The New Brunswick Home Support Association (NBHSA) is disappointed with the lack of investment for seniors and persons with disabilities of New Brunswick offered by the Department of Social Development during the March 20th legislature. New Brunswick has the second highest senior population in Canada. Under the present government’s direction hours of home care service offered to New Brunswickers through Social Development have declined 12% in the past year, 31% in the past two. The new budget spending indicates New Brunswickers will be offered even less support in the coming year.
Premier Alward had committed in 2010 to investing in regular increases in wages and benefits for home support workers every year for four years and corresponding funding increases for agencies. This promise has been broken.
A pay equity evaluation performed by the Women’s Equality Branch of the province’s Executive Council Office assessed the home support industry wage to be at a minimum of $13.15/hr. (presently home care workers currently earn on average $11/hr.) Attracting new staff to address increasing needs is an issue because of it.
A commitment by the NBHSA to assist in the creation and implementation of improved training for staff was predicated in receiving investment for both costs of training and providing better wages for staff. This is not happening. Last night’s proposal may increase staff wages to $11.25 per hour. This puts the new education program and the mysterious Home First program in jeopardy.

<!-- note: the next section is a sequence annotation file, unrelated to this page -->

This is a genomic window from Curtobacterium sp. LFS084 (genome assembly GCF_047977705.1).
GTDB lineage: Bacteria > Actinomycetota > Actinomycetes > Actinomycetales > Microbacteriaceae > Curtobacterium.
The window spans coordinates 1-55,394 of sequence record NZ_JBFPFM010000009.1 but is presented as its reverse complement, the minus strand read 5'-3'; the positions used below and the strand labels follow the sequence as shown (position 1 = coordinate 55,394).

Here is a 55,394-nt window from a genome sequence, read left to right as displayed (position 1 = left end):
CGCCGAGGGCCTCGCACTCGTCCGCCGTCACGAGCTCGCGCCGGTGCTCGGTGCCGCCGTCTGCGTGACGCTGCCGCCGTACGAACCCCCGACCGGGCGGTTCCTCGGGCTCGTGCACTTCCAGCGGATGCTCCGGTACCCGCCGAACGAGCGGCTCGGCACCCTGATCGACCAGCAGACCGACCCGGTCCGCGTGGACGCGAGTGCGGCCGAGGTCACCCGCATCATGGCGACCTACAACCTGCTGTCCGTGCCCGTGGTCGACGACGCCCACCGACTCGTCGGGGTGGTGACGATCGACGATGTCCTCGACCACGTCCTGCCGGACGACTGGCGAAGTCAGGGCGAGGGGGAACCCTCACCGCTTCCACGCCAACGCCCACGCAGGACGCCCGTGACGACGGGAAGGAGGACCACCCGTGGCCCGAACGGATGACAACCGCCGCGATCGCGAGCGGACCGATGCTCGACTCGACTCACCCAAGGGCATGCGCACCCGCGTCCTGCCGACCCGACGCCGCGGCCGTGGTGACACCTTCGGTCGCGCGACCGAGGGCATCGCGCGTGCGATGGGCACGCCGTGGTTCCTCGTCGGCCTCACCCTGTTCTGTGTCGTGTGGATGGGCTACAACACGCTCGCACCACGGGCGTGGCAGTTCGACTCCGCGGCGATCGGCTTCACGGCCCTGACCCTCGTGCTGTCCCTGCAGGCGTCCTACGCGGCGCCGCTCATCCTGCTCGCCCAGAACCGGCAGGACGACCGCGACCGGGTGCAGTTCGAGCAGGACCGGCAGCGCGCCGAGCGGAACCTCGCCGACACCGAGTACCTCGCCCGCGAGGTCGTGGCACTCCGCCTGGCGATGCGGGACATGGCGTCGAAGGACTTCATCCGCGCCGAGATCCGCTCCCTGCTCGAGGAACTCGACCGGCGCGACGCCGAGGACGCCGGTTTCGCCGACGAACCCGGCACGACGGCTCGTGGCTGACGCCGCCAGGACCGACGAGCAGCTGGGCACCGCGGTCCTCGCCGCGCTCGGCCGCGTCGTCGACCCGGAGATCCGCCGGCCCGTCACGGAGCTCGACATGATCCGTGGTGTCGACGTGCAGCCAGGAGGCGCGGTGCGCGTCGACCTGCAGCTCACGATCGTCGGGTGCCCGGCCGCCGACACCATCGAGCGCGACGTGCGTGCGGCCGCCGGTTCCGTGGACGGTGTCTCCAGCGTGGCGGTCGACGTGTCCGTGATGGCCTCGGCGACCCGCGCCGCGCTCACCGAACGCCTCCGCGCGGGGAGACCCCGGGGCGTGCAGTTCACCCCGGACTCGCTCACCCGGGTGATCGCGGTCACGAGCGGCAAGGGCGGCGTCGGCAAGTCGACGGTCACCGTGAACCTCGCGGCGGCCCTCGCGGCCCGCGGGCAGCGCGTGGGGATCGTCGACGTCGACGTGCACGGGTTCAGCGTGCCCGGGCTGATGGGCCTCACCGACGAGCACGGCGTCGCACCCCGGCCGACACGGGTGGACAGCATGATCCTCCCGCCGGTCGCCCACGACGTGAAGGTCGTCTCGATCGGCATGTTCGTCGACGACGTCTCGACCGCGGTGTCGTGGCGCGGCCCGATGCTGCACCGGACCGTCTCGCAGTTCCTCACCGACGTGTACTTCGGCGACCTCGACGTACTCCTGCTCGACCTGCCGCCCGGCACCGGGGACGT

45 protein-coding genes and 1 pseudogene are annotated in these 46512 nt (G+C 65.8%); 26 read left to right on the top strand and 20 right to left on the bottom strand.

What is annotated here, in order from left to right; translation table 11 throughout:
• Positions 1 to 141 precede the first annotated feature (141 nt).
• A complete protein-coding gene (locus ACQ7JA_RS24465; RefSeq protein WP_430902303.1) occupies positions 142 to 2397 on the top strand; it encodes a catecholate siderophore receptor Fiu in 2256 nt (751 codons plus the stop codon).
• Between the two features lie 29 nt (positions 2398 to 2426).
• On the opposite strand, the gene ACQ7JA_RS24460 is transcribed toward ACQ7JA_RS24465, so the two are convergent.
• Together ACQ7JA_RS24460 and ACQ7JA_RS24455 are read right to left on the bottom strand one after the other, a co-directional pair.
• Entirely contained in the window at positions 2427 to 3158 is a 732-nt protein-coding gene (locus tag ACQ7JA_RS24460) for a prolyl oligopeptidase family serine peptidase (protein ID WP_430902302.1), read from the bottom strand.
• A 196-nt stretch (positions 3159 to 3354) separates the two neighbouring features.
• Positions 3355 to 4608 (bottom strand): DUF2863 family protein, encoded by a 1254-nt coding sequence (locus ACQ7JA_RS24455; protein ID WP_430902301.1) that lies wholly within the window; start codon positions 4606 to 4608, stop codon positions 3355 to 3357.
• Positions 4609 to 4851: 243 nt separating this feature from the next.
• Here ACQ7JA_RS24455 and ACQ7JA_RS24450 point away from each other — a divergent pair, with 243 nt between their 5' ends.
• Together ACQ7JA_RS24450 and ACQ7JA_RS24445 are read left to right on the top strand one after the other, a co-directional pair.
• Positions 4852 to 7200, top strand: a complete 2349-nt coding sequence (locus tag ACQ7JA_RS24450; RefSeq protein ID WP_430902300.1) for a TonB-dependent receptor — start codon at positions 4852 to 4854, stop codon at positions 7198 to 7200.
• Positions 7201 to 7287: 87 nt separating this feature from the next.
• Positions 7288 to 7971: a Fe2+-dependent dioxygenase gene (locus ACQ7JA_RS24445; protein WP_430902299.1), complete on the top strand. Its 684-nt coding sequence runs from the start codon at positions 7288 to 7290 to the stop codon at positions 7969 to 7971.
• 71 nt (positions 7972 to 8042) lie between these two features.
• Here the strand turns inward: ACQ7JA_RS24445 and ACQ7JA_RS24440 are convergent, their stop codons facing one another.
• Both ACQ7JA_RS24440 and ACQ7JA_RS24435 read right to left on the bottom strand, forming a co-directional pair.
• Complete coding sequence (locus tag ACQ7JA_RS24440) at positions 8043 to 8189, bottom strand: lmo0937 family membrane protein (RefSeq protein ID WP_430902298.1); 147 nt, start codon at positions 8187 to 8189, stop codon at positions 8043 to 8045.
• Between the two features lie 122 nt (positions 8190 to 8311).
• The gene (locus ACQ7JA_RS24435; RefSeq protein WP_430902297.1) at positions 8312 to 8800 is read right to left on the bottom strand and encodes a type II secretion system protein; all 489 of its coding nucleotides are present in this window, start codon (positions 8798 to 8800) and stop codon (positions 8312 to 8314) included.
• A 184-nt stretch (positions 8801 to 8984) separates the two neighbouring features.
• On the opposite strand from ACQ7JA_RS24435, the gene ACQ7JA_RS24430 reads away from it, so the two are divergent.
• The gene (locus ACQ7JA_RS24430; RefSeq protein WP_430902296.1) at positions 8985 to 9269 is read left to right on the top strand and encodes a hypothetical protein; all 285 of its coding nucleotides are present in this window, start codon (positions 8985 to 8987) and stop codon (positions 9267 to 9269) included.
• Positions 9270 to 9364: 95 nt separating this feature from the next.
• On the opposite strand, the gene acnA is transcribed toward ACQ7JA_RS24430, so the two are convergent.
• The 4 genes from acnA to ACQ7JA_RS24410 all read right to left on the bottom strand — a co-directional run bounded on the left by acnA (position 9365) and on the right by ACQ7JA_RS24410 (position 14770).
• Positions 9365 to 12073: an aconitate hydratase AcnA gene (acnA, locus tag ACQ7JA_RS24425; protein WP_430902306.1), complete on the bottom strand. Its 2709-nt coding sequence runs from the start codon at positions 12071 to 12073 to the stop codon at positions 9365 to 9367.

The NBHSA recognizes the urgent need to provide qualified home care workers to seniors in New Brunswick and as such has raised the bar by implementing standardized training across the province for all agency home care workers. In addition it is the most financially viable solution as well. Adequate compensation is critical for agencies that provide initial and on going training and thus workers.
The time is now… Government forecasts indicate the senior population of 130,000 will increase to over 20-25% of the total provincial population by 2020, an aging workforce and the need for recruitment incentives to attract new workers with the current and future demographic trends that are presented in our province demand attention.